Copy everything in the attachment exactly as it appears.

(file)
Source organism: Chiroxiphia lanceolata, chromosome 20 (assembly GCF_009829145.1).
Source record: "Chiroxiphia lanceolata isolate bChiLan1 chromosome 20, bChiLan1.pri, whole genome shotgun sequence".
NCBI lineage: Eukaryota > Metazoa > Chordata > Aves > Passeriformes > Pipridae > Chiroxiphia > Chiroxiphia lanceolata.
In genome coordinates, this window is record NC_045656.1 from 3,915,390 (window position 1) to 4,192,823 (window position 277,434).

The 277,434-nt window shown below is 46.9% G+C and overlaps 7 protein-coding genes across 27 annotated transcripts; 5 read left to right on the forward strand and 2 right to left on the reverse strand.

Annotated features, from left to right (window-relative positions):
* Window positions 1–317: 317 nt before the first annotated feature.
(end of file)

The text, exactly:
Source organism: Chiroxiphia lanceolata, chromosome 20 (assembly GCF_009829145.1).
Source record: "Chiroxiphia lanceolata isolate bChiLan1 chromosome 20, bChiLan1.pri, whole genome shotgun sequence".
NCBI lineage: Eukaryota > Metazoa > Chordata > Aves > Passeriformes > Pipridae > Chiroxiphia > Chiroxiphia lanceolata.
In genome coordinates, this window is record NC_045656.1 from 3,915,390 (window position 1) to 4,192,823 (window position 277,434).

The 277,434-nt window shown below is 46.9% G+C and overlaps 7 protein-coding genes across 27 annotated transcripts; 5 read left to right on the forward strand and 2 right to left on the reverse strand.

Annotated features, from left to right (window-relative positions):
* Window positions 1–317: 317 nt before the first annotated feature.